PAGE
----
A man in the US has taken civil action against the parents of two young men in the UK for stealing 16 bitcoin (BTC) from him after the pair used clipboard-stealing malware to alter the destination of the crypto when the man tried to transfer it.
According to a civil order filed this year, in 2018 Colorado man Andrew Schober had 16.4 BTC stolen when he tried to move the digital asset from one account to another. When Schober realised the bitcoin never reached the intended account, he began to worry something had gone wrong.
After losing about 90 percent of his net wealth at the time, saved to finance a home and support his family, Schober spent over US$10,000 hiring a team of investigators to track down his lost crypto. On closer inspection of Schober’s computer, they found he had accidentally downloaded some malware after clicking a link posted on Reddit for a supposed cryptocurrency wallet application called “Electrum Atom”.
After months of investigation, the crypto was tracked to two young men in Britain who were minors at the time of the theft.
The first defendant had been found just hours after Schober’s bitcoin was stolen when he posted a message to GitHub asking for help accessing the private key corresponding to the public key of the bitcoin address used by the clipboard-stealing malware. The other defendant had the malware code that was bundled with the Electrum Atom application in his GitHub code library.
Beware Clipboard-Stealing Malware
The malware used to steal Schober’s bitcoin was bundled with a wallet program that was designed to wait for a user to copy in the lengthy wallet address. When an address is copied to the computer’s temporary clipboard, it gets swapped with another new address to which it gets sent.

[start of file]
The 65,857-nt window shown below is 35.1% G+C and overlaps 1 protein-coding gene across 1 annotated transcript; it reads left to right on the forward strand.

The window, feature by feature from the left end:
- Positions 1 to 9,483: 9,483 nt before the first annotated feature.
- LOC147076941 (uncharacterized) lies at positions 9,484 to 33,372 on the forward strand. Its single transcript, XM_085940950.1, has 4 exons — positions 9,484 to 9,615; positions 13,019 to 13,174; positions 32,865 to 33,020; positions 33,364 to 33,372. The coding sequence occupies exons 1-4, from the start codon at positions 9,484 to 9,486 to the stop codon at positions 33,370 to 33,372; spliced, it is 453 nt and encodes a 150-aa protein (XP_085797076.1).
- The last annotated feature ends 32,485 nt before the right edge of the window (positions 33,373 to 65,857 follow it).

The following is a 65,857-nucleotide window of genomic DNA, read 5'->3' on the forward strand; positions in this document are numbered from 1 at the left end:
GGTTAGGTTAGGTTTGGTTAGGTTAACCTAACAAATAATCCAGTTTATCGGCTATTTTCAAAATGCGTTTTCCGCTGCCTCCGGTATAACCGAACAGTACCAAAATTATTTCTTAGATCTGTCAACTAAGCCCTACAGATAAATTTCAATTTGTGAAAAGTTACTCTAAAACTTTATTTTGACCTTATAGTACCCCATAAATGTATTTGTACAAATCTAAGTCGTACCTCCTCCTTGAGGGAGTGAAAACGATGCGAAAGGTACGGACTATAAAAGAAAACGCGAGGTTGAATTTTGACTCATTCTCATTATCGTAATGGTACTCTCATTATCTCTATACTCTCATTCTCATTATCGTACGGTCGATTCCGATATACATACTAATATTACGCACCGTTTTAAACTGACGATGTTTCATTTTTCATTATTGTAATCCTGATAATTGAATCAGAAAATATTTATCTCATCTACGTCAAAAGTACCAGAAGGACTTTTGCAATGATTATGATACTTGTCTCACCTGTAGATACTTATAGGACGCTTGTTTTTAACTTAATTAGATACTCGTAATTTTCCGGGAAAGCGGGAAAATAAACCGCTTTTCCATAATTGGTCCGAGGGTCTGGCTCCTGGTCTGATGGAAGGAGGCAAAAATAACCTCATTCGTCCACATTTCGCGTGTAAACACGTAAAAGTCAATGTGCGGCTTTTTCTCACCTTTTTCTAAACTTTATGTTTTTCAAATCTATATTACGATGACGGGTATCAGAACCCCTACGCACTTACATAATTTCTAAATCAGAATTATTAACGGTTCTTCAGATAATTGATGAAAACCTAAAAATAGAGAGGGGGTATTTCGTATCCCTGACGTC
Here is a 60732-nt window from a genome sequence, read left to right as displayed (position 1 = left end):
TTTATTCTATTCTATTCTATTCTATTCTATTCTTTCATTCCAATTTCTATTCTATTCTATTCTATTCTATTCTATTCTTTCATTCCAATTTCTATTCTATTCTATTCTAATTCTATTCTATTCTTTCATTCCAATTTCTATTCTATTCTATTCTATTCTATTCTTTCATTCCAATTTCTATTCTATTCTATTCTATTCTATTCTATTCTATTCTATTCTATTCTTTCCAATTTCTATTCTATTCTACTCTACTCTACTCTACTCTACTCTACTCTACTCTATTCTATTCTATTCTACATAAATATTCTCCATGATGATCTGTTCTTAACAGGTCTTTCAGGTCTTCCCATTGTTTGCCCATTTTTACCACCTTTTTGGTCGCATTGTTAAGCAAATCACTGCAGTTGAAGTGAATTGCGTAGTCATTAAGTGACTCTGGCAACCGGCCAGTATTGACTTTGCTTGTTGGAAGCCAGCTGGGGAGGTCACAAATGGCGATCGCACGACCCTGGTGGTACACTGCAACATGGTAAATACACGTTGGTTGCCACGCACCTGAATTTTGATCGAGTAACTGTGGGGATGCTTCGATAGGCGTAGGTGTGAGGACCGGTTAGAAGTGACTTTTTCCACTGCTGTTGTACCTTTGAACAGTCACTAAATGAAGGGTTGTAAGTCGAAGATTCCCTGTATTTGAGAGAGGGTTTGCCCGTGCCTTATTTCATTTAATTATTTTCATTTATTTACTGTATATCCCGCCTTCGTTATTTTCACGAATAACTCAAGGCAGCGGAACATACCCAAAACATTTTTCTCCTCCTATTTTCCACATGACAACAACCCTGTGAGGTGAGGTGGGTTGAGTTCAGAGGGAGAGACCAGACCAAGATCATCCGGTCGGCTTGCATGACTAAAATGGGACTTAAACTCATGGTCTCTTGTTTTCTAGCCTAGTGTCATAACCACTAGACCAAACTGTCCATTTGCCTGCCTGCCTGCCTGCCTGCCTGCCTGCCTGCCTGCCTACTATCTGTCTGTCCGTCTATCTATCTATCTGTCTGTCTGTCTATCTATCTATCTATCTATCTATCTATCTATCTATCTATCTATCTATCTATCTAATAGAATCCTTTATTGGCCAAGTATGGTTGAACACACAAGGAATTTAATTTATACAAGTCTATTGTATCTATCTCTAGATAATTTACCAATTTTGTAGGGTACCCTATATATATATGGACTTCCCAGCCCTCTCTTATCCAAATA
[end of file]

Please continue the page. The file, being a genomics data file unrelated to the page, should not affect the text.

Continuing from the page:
Difficulty Retrieving Funds
After Schober tried to contact the young defendants’ parents for redress, there was no response. He stated that “losing that money has been financially and emotionally devastating. He [sic] might have thought he was playing a harmless joke, but it has had serious consequences for my life.”
After being met with continued silence from the parents for several months, Schober filed suit against both the young men and their parents in a Colorado court.
“These crimes can be monumentally difficult and expensive to track down,” said Mark Rasch, a former prosecutor with the US Justice Department who is now in private practice. “It’s designed to be difficult to do, but it’s also not designed to be impossible to do.”
Rasch said he was currently acting in several lawsuits involving young men who’ve been accused of stealing and laundering millions of dollars of cryptocurrency, specifically crimes involving SIM swapping.
A lot of these crimes are being committed by juveniles, and we don’t have a good juvenile justice system that’s well designed to both civilly and criminally go after kids.Mark Rasch, attorney
It makes sense that some victims of cryptocurrency theft are spending serious money to track down perpetrators and sue them civilly.
In a related story from last year, Ledger users flagged a class-action lawsuit after having their personal information breached.
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